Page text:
March 20, 2019

Business Brief

Smaller Firms More Vulnerable To In-House Larceny
June 5, 2009 by Jim Giuliano

In an economic downturn, small firms find themselves hit by more incidents of in-house larceny. Here’s why, and what to do about it.

First, the statistics. The Association of Certified Fraud Examiners looked at 959 cases of in-house fraud and embezzlement, and came up with the following conclusions:

  • The median loss in this study was $175,000.
  • The typical period between the time of the first act of fraud and the time someone was caught was two years. In other words, most of the instances of theft went undetected for long periods.
  • Most of the thefts were committed by first-time offenders – people who appeared squeaky-clean prior to getting caught. Only 7% of fraud perpetrators in the study had prior convictions, and only 12% had been previously terminated by an employer for fraud-related conduct.
  • Most of the perpetrators were caught as a result of tips from employees or others, rather than by audits (more on that below).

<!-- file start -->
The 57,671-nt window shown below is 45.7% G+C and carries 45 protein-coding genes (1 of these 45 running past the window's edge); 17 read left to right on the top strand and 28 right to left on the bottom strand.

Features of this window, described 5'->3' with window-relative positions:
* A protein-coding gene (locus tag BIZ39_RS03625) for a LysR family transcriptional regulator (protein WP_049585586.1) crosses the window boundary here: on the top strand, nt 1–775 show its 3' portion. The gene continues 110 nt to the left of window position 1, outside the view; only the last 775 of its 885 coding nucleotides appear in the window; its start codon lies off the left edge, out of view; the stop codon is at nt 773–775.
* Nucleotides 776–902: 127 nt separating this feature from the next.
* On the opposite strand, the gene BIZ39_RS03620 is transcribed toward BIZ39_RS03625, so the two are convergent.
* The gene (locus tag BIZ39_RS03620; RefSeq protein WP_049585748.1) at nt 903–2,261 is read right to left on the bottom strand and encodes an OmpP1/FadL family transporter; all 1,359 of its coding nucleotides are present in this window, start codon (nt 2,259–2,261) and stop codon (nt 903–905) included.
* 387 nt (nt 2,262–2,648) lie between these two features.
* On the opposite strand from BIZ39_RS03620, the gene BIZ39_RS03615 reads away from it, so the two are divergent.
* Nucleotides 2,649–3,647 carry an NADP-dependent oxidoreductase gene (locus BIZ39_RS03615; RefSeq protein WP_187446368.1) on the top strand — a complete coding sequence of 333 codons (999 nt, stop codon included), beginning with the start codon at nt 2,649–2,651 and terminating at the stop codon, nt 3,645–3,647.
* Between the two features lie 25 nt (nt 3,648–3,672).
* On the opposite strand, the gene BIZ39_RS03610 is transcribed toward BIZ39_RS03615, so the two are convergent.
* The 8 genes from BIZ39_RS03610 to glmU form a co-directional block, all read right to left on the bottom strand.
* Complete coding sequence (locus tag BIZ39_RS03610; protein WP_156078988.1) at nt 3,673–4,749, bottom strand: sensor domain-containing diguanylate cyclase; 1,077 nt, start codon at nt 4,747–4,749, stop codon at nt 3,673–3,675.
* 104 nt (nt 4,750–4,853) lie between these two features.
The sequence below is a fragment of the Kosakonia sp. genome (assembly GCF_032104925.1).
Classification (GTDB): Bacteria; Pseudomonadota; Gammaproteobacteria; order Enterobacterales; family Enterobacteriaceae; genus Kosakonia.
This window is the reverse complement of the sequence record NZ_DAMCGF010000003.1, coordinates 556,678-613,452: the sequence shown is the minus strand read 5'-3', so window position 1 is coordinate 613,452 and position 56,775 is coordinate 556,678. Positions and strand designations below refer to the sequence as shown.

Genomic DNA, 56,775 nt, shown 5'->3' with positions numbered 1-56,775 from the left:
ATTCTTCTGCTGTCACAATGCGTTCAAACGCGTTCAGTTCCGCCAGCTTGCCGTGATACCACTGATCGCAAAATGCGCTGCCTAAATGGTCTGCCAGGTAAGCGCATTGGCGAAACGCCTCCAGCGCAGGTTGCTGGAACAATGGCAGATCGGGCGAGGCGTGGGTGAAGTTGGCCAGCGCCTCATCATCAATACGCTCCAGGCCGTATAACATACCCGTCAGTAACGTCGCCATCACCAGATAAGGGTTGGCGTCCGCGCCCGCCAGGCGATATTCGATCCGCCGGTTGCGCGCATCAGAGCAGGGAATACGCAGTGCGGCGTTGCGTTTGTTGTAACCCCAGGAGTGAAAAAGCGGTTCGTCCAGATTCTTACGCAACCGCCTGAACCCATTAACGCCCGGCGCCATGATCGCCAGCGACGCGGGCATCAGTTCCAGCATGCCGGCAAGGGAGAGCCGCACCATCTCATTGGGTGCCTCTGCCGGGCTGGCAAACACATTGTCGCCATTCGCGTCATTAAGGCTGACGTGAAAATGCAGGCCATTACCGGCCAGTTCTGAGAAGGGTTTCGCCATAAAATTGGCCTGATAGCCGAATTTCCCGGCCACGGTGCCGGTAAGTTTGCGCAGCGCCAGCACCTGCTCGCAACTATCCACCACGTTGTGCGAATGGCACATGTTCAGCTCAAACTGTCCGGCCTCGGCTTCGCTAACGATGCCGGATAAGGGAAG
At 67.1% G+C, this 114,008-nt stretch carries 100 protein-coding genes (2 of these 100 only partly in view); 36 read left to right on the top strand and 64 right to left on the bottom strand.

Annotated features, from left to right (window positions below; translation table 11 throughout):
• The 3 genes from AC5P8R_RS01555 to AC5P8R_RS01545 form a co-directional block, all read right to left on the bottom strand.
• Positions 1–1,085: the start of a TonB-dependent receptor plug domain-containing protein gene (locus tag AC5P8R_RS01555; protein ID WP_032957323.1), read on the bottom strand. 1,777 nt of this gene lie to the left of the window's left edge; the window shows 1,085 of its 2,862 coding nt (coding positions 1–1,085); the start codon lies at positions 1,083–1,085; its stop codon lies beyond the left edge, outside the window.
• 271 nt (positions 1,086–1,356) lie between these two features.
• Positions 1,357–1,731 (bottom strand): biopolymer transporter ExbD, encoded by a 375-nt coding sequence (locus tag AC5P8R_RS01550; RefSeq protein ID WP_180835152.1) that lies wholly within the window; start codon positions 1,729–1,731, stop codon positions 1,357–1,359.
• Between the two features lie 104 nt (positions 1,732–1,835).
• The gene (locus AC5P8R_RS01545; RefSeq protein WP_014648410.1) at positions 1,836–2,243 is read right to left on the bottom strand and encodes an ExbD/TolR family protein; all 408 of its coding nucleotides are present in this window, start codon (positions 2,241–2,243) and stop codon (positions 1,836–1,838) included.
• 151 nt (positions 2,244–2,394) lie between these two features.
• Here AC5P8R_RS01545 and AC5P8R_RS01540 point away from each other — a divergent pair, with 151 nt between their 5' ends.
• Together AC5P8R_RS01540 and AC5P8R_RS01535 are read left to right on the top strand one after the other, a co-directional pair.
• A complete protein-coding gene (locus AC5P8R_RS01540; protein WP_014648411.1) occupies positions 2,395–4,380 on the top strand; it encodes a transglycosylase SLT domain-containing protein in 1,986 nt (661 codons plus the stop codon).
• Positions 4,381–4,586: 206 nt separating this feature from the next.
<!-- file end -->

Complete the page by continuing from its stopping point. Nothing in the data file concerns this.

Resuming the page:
• Most of the victims were small businesses – who thought their size was an advantage for keeping track of cash and the people who handle it.

To make matters worse, in-house fraud and embezzlement tend to worsen as the economy worsens, for at least two reasons:

  1. Cash-strapped employees get desperate and are more likely to scheme against their employers.
  2. Layoffs tend to leave holes in the usual controls designed to prevent fraud.

The ACFE study examined what might have been done to prevent fraud in the 959 cases:

  • Look for it in the obvious places. Fact is, fraud and embezzlement usually take place exactly where you’d expect: your accounting department that handles the money. There are variations of fraud and embezzlement – some in billing, some in accounts payable and so on. But no matter the variation, the problem usually exists in the accounting department.
  • Use checks and balances as much as possible. As mentioned above, many instances of fraud were uncovered as a result of tips: one employee’s noting misdeeds by another. (In a minority of cases, the tips came from customers, vendors and others.) One suggestion: Use cross-training and job rotation, so that one employee isn’t solely responsible for one area all the time.
  • Use surprise internal audits. Big, planned audits or those conducted by outsiders are effective and have their place, but the surprise internal audit remains the most effective deterrent and means of detection.

You can download the full 68-page report in PDF at

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